dr. (Maarten) MAS Boksem

dr. (Maarten) MAS Boksem

Associate Professor of Marketing Management

Associate Professor RSM - Rotterdam School of Management Department of Marketing Management
Location
Burg. Oudlaan 50, Rotterdam
Email
mboksem@rsm.nl
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Profile

I have a broad interest in human behaviour and in how the brain orchestrates this behaviour. My research topics range from the neural mechanisms of performance monitoring to the effects of mental fatigue on cognition, to the effects of social status on behaviour, to the effects on hormones on decision-making, to whether we can use brain measurements from just a few individuals to say something about how the population at large will behave.

Over the last several years I have become interested in Neuroeconomics (the branch of neuroscience that studies decision-making), and what is now called Consumer Neuroscience (how knowledge of Neuroeconomics may tell us something about how groups of individuals may respond to persuasive…

I have a broad interest in human behaviour and in how the brain orchestrates this behaviour. My research topics range from the neural mechanisms of performance monitoring to the effects of mental fatigue on cognition, to the effects of social status on behaviour, to the effects on hormones on decision-making, to whether we can use brain measurements from just a few individuals to say something about how the population at large will behave.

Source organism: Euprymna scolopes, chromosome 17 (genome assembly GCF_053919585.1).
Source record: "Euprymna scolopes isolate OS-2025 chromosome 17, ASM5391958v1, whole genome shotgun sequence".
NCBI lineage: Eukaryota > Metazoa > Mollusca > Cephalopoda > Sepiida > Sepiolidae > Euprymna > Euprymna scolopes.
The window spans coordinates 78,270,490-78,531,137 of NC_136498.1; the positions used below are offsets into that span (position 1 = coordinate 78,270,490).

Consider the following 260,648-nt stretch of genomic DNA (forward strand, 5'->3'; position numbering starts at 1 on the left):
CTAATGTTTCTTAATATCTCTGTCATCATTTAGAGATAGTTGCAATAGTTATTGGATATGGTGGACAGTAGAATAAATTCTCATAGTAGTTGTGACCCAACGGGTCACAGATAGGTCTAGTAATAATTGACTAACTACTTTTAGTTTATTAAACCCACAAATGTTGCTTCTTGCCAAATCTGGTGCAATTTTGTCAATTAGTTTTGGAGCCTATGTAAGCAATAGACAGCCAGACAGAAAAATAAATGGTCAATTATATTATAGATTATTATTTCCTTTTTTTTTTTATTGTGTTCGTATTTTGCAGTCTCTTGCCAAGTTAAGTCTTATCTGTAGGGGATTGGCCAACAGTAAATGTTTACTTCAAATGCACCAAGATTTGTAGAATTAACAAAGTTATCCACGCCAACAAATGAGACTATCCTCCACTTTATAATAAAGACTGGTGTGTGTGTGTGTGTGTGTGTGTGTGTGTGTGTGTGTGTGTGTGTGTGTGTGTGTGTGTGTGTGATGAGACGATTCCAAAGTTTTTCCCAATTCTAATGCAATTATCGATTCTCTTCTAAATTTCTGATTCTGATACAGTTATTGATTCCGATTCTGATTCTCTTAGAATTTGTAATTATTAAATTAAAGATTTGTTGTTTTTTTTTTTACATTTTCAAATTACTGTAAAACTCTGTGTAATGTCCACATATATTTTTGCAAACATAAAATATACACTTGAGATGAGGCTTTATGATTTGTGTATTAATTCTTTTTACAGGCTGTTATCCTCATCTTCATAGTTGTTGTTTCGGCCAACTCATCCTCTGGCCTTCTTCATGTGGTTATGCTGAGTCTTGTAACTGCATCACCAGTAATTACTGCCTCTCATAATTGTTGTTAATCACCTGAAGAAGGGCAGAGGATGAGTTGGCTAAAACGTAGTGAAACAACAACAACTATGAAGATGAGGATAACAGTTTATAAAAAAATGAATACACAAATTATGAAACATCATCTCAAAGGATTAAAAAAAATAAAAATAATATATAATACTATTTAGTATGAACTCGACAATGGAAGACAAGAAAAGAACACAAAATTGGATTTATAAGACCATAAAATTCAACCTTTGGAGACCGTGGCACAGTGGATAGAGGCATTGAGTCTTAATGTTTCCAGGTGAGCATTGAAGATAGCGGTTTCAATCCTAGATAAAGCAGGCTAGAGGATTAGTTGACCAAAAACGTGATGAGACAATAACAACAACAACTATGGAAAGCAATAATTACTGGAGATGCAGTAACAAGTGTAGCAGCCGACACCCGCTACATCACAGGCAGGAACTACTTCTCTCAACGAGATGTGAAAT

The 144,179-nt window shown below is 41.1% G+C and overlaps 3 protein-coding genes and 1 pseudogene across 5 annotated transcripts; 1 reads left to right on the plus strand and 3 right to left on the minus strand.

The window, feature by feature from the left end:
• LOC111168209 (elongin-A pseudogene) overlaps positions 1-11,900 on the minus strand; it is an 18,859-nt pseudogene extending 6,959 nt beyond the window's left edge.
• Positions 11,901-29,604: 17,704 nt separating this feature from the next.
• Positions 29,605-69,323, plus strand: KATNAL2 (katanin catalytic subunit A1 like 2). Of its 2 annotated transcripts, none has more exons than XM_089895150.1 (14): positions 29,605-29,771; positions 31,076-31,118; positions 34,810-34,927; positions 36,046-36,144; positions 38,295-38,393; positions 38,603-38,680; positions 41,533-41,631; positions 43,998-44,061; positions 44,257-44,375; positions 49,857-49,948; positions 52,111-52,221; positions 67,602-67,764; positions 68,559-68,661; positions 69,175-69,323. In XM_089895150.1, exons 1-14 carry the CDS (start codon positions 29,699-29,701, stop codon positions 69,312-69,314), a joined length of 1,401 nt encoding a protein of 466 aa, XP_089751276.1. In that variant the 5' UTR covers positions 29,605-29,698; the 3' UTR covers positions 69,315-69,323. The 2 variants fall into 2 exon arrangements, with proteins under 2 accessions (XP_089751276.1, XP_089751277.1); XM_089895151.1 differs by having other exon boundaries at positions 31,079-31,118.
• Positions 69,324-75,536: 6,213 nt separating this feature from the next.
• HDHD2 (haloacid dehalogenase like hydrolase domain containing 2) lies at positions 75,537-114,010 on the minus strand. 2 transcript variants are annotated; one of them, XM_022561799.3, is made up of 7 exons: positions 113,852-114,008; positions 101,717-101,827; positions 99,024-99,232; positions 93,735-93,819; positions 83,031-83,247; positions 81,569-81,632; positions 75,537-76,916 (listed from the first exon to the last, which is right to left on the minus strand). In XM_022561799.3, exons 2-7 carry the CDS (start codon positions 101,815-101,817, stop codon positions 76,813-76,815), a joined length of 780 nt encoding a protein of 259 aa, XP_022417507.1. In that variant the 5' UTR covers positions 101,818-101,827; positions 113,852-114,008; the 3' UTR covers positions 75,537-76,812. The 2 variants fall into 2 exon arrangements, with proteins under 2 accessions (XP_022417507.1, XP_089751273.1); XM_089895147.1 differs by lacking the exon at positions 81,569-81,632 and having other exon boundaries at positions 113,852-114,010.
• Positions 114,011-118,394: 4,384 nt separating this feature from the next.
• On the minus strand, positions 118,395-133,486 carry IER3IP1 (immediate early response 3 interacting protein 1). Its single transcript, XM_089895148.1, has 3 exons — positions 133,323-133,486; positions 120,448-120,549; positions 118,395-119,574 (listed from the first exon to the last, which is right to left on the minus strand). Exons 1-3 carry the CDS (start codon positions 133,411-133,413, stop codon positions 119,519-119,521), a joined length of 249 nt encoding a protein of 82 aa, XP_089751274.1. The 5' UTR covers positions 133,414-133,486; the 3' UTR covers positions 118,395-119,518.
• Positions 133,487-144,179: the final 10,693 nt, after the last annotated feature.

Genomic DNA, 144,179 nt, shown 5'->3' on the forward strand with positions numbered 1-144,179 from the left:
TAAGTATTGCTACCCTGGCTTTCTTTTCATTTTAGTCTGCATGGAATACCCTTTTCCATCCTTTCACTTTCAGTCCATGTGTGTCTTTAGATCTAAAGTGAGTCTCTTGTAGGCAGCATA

Over the last several years I have become interested in Neuroeconomics (the branch of neuroscience that studies decision-making), and what is now called Consumer Neuroscience (how knowledge of Neuroeconomics may tell us something about how groups of individuals may respond to persuasive messages and how this might affect their choice behaviour). My main lines of research in these fields focusses on two central questions: can we predict market behaviour from brain activity (and do such neural measures add anything to more traditional measures), and do brain measurements reveal additional evaluative information about stimuli (persuasive messages such as commercials), which cannot be obtained through self-report measures? We find that it is indeed possible to predict the behaviour of large numbers of individuals in the population from brain data obtained from a limited number of students in our lab, and that these brain measures increase accuracy of predicting both individual and population behaviour compared to self-report measures alone. Moreover, we find that, using multivariate approaches to analyses of fMRI and EEG data, it is possible to extract information from the brain that reveals which emotions were elicited by the stimulus, which mental representations were activated, and how these emotions and representations predict preference and choice, both at the individual level, as well as in the population at large.

Address

Visiting address

Burg. Oudlaan 50 3062 PA Rotterdam

Postal address

Postbus 1738 3000 DR Rotterdam